The third thing in the words is a promiſe of the water of life to the thirſty, Iſaiah lv 1. and John xiii. 17. Chriſt at the mercat-croſs cries the well free; but learn firſt, the thirſty and hungry ſouls, are meeteſt for the waters of life. What! (ye will ſay) are not all thirſty ? all want the life of God and the ſap of grace, and are burnt and withered at the root; but all know not their own wants; but indeed ſpecial comfort for the weak ones to ſay, O ſay they, I know Chriſt doth good to believers, to repenters, and to ſuch as love him ; but I dow not, nor cannot win to faith and repentance, hope and patience; I have too ſhort an arm to rax ſo high. Then, ſay I, have ye a deſire, a hunger for faith and repentance and love? now upon your conſcience ſpeak the truth; I trow ye cannot deny it. Then your Lord bids you come, the well is орen opon unto you; for hunger and thirſt being next to motion, are the two properties that begin firſt with life. So every thing that is new-born is lively, and hath a ſtomach for meat and drink. O but ſay ye, I am many times in my ſoul even at death's door; I have neither faith nor feeling! I am even at this, God loves me not, and the well is not ordained for me at theſe times. Would ye fain be at the well? now in my mind ye cannot in away. The children of God, when at the loweſt ebb, even when faith, comfort, joy, love, and a diſpoſition to pray is away, is there not a longing for preſence. I ſpeak to the conſcience of God's child, lie not. No, David (Pſalm vi.) when he thought God ſtrake him in his wrath, was at, "How long Lord?" a cutted word; I think that he looked like a poor hungry beaſt, looking o'er the dyke, who would ſain have had a mouth-ful; He was even going about to ſeek a ſlap to break o'er the dyke of his doubtings. And ſo it is with God's bairns under their thirſt for the well of life. See Cant. iii. when the kirk can get no sparing of Chriſt, and has no ſmell of him, and cannot find the print of his foot; yet ſhe is at this, "Saw ye him whom my ſoul loveth?" and chap. ii."I charge you tell him, that I am ſick of love." then let me now ſpeak to weak ones, and I will tell you who are Chriſt's companions that drink with him, and ſhall get their heads and hearts full of the water of life; even the tender Chriſtian that is ay ſpeaking: the bairn in Chriſt's houſe that is moſt cumberſome, and makes moſt din for his meat, is the beſt bairn that Chriſt has; the bairn that is greeting ilk hour of the day for a piece and a drink: we ſay of ſuch a ſilly thing he fain would love. Ay the cumberſomer that Chriſt's bairns bairns be, they are ay the welcomer. Nay, he loveth the bairns beſt that have no ſhame, and are ay crying alas! black hunger, dear Lord Jeſus, I a burnt with thirſt: O for an open cold fountain. O it is a ſweet thing ay to be whinging and crying and ſeeking about Chriſt's pantry-doors, and to hold an eye upon Chriſt when he goes into the houſe of wine, into his Father's fair lucky wine cellar where there are many wines, and bout in at Chriſt's back. But in a word, have ye a good ſtomach? Much hunger and thirſt, will get much ſatisfaction of grace in Chriſt: now, who are they who are debarred from Chriſt's well! Anſw. Theſe who have gotten an ill drink from the devil, full of luſts, pride and covetouſneſs, full of love of the world; ſuch are they that have no ſtomach for Chriſt; alas, and woes me, Chriſt ſtandeth at the well's ſide, and crieth the back of my hand to you. The Lord Jeſus gives you a vomit to drink, that you may grow wholeſome and hungry again for Chriſt; for, while then, ye are never meet for Chriſt. Is there not a time when ye cannot get preſence, and ye hav no pith to put up the door and bout in, but put half up, and blink in? love to pray, or deſire ye but a time of prayer? hold on then, there ye are right, the true deſire is abſolute, and not conditional: not like the ſluggard that wad have a crop upon condition he might have a feather-bed to lie on for fear of cold; even ſo they would have heaven upon condition they might keep their luſts, and take their luſts with them. But, Secondly Hunger is ay ſeeking thro' the whole houſe, for the belly can hardly play the hypocrite. The natural man is in darkneſs, he is in a ſleep; it is night with him, and he is like a cumberſome bairn greeting in the night for a drink, and crying, Pſalm iv. Who will ſhew us any good thing? and Satan is ready at his elbow with his diſhful of the dirty miry matters of luſt to the world, and he drinks while he ſwears and tynes breath, and tynes a' fight and deſire of Chriſt, the fountain of the water of life, John vii. 37. It is true this fountain of life is ſaid to proceed out of the throne of God, and from the Lamb: but it is all one; for the ſtreams of the water of life proceed from the fountain Chriſt. How then is the water Chriſt? Chriſt as man dying and ſending out his heart's blood for quenching of the thirſt of ſuch poor ſinners as find the fire of hell at the ſtomach of their ſoul burning them up with the fire of the wrath of God for ſin; this is the reaſon why he is called the fountain of the water of life. As,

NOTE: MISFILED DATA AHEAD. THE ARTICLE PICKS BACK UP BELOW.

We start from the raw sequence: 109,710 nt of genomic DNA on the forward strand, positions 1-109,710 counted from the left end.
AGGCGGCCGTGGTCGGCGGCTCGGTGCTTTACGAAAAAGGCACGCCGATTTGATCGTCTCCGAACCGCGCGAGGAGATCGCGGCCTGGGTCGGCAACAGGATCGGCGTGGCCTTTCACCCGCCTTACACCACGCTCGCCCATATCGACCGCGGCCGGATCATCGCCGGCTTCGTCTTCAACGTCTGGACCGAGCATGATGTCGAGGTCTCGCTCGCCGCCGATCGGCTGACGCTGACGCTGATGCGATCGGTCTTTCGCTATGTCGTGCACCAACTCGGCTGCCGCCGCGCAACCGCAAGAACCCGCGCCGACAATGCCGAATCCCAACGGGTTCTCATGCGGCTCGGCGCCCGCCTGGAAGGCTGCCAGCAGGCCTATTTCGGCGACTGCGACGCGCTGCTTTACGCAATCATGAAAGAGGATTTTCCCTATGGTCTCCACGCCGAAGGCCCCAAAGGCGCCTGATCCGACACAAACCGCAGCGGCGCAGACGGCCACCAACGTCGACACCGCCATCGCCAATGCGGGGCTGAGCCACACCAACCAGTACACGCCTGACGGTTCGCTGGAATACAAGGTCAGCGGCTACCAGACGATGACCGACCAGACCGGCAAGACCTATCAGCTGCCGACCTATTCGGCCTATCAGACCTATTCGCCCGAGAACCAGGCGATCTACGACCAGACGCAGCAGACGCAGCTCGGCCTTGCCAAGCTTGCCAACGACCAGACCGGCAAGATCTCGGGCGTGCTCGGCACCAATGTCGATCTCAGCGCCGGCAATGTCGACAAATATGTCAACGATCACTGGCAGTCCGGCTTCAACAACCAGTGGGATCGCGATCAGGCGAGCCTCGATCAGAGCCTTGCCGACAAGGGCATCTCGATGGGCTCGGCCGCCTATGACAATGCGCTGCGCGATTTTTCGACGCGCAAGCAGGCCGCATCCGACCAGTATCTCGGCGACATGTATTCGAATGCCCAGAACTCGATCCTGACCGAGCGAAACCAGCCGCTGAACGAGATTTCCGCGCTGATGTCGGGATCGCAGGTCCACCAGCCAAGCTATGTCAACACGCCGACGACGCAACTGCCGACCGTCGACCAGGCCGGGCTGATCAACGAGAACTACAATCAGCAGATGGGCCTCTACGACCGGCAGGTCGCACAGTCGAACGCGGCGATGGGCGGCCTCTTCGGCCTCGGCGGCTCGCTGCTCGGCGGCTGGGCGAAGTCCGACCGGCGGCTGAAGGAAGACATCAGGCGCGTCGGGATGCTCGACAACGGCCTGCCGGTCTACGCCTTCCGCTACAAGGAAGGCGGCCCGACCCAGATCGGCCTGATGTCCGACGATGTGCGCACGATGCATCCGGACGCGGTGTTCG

1. Becauſe a man burnt with thirſt, nothing can quench him, no, not a world of gold is ſo good as a drink of pure, cold, clean fountain-water. In a word, a ſoul weakened under ſin, findeth nothing in the world ſatisfactory to the ſoul's appetite, but in Chriſt. Tell me, art thou a thirſty ſinner after Chriſt? thy ſoul is dead-ſick while thou get him. Lay a man down on a ſoft bed, dry the ſweat off him, give him a cold refreſhing drink. Now, ye cannot ſpeak ſuch a word to a ſoul-burſten-thing under ſin, as to lay it upon a crucified Chriſt: O that is a ſoft bed; his ſinful foul being ſtretched upon the open, warm, flowing blood and wounds of Chriſt: O that is a ſoft bed. O but a part of Chriſt's blood is a refreſhing, cooling drink to him. To a ſlave of hell to know that he is made a free heir of heaven, O that is ſweet: hence it is, that those that are wakened with the furies of hell, howbeit they know not yet what Chriſt is to them; yet this world cannot calm their conſcience, becauſe cauſe for men that are ſoul-ſick and ſin-ſick, there is no phyſic but one, only a drink of the well of life, and becauſe they ken not the gait to into the fire of hell, thro' the madneſs of an awakened conſcience. For a thirſty-ſick-ſool finds two things in Chriſt, never to be found in all the world, nor any thing elſe. 1. Chriſt takes off the hardneſs of ſin: none has power to do this but he; all the pardons of ſin are in Chriſt's keeping, and of Chriſt's making; it is his office to forgive ſin. 2. Beſides, they find in him an influence, and abundance of happineſs in him; ſo as, what they ſought before in the creature, they find no where elſe but in him; then ſpeak to them of gold, it is nothing to Chriſt; ſpeak of lands and lordſhips they are nothing to a Saviour, and ſuch a Saviour has and is another name to a ſinner that is awakened.